153rd mBank-CASE Seminar: Will Ukraine Be Able to Establish Real Property Rights?
mBank and CASE – Center for Social and Economic Research
cordially invite you to
the 153rd mBank – CASE Seminar
Will Ukraine Be Able to Establish Real Property Rights?
The seminar will take place on November 9th, 2017 at 3:00 pm
at mBank S.A. head office, Senatorska 18, room 5.3, 5th floor, Warsaw.
Anders Åslund is a resident senior fellow at the Atlantic Council and an Adjunct Professor at Georgetown University. He is a leading specialist on economic policy in Russia, Ukraine and East Europe. Dr. Åslund has served as an economic adviser to several governments, notably the governments of Russia (1991-94) and Ukraine (1994-97). He is chairman of the Advisory Council of the Center for Social and Economic Research, Warsaw, and of the Scientific Council of the Bank of Finland Institute for Economies in Transition.
He has published widely and is the author of 14 books, most recently with Simeon Djankov, Europe’s Growth Challenge (OUP, 2017) and Ukraine: What Went Wrong and How to Fix It (2015). Other books of his are How Capitalism Was Built (CUP, 2013), and Russia’s Capitalist Revolution (2007). He has also edited 16 books. His books have been translated into 12 languages.
He has worked at the Peterson Institute for International Economics, the Carnegie Endowment for International Peace, the Brookings Institution, and the Kennan Institute for Advanced Russian Studies at the Woodrow Wilson Center. He was a professor at the Stockholm School of Economics and the founding director of the Stockholm Institute of East European Economics. He served as a Swedish diplomat in Kuwait, Poland, Geneva, and Moscow. He earned his PhD from Oxford University.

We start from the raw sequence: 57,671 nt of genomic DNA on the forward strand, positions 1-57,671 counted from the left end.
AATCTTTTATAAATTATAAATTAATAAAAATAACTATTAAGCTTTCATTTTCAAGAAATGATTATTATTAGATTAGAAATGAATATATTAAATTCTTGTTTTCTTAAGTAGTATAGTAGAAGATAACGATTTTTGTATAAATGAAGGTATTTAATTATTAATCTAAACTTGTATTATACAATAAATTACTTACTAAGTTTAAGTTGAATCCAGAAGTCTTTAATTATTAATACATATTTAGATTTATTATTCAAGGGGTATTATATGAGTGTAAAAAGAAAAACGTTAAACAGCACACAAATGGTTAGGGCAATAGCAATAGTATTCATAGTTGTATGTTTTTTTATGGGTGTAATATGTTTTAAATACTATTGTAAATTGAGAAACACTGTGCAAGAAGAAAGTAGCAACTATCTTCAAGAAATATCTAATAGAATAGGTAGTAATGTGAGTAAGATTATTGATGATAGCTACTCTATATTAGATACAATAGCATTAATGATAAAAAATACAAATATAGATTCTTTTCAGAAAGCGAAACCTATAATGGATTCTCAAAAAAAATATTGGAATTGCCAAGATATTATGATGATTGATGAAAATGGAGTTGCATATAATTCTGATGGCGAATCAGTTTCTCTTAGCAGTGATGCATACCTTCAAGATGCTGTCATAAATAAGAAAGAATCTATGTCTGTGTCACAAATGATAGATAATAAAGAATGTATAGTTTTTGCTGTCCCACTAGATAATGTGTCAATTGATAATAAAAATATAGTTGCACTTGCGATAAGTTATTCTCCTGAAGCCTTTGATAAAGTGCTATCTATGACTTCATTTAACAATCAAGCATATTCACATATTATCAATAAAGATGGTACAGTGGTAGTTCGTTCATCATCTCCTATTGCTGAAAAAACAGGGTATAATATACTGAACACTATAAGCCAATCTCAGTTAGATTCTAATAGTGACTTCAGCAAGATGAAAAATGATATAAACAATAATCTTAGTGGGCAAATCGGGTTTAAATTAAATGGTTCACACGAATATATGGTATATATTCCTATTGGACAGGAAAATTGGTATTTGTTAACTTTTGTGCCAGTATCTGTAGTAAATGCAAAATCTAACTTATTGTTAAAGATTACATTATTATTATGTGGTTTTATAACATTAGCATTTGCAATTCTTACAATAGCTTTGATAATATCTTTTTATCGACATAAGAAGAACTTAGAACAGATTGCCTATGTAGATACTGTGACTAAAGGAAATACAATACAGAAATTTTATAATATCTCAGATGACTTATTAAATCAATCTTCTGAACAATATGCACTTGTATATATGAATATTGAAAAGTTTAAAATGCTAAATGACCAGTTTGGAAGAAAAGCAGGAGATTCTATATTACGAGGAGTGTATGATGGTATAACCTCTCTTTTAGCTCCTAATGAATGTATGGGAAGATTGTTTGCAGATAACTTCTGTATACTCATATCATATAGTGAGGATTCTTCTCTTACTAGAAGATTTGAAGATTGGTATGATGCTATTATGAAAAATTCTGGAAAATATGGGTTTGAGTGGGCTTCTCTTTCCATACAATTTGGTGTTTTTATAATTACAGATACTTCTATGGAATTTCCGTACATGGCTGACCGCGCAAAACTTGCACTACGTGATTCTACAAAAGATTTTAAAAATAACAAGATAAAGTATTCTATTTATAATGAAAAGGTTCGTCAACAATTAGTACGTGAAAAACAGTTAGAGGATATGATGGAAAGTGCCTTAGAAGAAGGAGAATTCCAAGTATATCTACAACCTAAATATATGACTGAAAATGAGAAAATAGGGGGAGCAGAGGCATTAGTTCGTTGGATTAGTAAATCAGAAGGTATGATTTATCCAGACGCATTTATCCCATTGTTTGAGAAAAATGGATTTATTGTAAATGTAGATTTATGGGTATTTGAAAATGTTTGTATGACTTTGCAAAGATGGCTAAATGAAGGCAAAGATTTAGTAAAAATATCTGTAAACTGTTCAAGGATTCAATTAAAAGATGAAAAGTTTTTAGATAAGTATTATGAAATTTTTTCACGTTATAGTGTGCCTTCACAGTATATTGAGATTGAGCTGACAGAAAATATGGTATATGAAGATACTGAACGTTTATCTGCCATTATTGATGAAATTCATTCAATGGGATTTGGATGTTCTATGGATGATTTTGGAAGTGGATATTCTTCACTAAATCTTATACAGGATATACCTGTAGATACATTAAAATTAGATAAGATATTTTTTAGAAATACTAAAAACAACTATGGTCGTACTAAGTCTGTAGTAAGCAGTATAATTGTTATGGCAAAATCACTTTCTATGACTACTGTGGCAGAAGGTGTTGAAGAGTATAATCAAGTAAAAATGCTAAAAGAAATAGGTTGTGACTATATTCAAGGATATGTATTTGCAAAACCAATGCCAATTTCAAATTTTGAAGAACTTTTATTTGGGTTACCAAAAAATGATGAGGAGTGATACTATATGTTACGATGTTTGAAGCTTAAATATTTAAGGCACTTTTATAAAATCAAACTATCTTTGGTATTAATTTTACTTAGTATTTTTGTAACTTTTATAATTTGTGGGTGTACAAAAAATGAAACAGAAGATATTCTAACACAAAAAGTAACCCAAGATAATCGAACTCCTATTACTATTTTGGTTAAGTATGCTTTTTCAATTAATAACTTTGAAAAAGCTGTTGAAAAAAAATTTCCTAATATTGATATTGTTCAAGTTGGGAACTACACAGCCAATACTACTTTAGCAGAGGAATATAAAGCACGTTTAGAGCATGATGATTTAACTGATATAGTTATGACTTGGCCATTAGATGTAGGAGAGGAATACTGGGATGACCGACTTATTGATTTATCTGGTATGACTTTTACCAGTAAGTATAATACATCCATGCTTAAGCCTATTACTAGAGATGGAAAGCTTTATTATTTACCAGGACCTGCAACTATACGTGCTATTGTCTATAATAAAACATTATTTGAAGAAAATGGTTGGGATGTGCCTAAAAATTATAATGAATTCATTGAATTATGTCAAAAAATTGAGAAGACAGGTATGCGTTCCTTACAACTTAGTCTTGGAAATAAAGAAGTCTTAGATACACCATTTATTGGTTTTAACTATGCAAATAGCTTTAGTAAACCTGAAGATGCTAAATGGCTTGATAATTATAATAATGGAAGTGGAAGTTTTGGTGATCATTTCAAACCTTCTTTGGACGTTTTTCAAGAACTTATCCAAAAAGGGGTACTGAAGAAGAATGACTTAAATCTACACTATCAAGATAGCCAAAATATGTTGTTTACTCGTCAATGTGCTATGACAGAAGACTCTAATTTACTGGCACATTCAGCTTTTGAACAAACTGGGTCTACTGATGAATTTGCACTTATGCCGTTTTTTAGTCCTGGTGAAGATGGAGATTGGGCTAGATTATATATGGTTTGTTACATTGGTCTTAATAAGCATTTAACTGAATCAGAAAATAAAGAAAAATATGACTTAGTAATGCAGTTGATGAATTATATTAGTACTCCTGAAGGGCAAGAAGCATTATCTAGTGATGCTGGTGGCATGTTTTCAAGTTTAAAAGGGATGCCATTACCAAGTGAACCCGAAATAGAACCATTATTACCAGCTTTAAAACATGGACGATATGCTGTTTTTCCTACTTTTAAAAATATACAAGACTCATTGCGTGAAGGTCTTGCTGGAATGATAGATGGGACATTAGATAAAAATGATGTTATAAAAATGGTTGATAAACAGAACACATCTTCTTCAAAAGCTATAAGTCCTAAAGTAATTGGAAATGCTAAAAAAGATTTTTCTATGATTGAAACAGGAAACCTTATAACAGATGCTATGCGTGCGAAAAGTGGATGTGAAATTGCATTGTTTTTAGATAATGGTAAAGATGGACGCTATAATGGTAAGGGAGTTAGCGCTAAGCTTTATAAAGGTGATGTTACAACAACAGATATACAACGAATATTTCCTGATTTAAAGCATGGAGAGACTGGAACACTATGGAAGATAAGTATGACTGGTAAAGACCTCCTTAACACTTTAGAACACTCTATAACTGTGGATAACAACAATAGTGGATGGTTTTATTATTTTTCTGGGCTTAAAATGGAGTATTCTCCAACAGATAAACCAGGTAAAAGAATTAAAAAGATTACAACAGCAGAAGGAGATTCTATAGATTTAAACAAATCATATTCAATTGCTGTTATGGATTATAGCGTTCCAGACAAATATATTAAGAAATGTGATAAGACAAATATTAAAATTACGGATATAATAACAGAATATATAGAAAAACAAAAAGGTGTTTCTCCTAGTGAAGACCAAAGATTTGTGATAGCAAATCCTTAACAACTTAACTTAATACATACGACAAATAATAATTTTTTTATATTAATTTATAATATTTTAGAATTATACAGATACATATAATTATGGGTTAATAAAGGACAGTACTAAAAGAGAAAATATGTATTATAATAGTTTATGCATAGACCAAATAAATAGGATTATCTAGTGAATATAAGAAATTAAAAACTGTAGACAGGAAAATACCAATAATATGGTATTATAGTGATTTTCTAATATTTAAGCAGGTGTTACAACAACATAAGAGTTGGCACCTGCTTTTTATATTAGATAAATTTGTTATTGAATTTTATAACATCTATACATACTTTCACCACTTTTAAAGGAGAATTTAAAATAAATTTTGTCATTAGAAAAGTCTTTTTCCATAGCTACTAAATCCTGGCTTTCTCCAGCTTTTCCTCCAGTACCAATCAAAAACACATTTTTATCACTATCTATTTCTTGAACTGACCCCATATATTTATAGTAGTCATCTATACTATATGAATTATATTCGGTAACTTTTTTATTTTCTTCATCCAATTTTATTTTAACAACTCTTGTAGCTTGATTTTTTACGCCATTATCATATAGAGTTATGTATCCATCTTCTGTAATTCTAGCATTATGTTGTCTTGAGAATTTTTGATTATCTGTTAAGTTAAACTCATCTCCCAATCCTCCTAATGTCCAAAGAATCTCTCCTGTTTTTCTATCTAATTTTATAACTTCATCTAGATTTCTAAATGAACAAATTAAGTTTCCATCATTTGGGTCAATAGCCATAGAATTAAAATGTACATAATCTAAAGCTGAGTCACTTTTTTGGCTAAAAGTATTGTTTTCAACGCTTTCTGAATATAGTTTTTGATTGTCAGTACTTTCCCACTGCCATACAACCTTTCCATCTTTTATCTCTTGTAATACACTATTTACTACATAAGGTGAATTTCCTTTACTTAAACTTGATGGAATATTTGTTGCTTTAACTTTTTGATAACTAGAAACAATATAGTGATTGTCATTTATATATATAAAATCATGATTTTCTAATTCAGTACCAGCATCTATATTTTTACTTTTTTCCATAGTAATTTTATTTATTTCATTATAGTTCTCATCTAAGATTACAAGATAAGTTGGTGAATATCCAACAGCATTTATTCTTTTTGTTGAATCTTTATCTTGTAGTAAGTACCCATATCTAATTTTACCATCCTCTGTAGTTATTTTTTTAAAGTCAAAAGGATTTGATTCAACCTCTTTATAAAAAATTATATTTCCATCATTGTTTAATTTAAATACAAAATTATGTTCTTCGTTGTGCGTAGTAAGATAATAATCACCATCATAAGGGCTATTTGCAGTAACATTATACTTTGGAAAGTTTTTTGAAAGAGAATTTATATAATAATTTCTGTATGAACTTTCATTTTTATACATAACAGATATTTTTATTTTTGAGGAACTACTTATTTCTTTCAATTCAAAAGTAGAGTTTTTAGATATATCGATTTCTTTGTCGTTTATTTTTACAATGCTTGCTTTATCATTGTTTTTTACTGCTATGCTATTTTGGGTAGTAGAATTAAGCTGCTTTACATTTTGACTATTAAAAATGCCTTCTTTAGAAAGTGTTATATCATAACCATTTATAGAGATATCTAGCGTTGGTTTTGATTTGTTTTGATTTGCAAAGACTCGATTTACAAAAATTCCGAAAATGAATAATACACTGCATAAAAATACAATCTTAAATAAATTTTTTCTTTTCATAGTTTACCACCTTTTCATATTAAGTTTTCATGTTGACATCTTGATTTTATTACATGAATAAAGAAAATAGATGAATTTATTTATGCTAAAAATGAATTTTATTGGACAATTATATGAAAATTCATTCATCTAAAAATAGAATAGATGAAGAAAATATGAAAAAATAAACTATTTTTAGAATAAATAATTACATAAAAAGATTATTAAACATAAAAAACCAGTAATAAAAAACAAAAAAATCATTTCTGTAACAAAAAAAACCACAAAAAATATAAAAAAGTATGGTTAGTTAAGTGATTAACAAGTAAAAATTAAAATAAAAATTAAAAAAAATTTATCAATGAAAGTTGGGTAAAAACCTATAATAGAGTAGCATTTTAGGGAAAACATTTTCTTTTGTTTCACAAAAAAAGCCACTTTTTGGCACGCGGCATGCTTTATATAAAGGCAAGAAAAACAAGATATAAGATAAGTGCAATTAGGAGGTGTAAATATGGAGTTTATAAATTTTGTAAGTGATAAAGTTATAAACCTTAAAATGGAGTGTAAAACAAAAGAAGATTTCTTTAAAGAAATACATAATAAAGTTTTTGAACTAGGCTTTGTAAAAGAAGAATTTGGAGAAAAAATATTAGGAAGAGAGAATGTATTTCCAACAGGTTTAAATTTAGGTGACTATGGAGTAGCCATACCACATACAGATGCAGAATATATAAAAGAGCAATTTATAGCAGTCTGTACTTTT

About the seminar:
Over time, the necessary economic reforms have become so obvious that they have become politically possible in most places. The great problem has become the establishment of real property rights. By and large, Central and Eastern Europe have managed to accomplish that not least thanks to support from the European Union. In the former Soviet Union, however, only Georgia succeeded in that endeavor. The big question today is whether Ukraine will manage to do so, or whether it will be caught in a low-economic-growth trap. The three main element that are needed are independent courts, autonomous prosecutors, and a law-abiding law enforcement, while no old secrete police structures should be allowed to sabotage them.
Language of the seminar: English (simultaneous translation to Polish will be provided).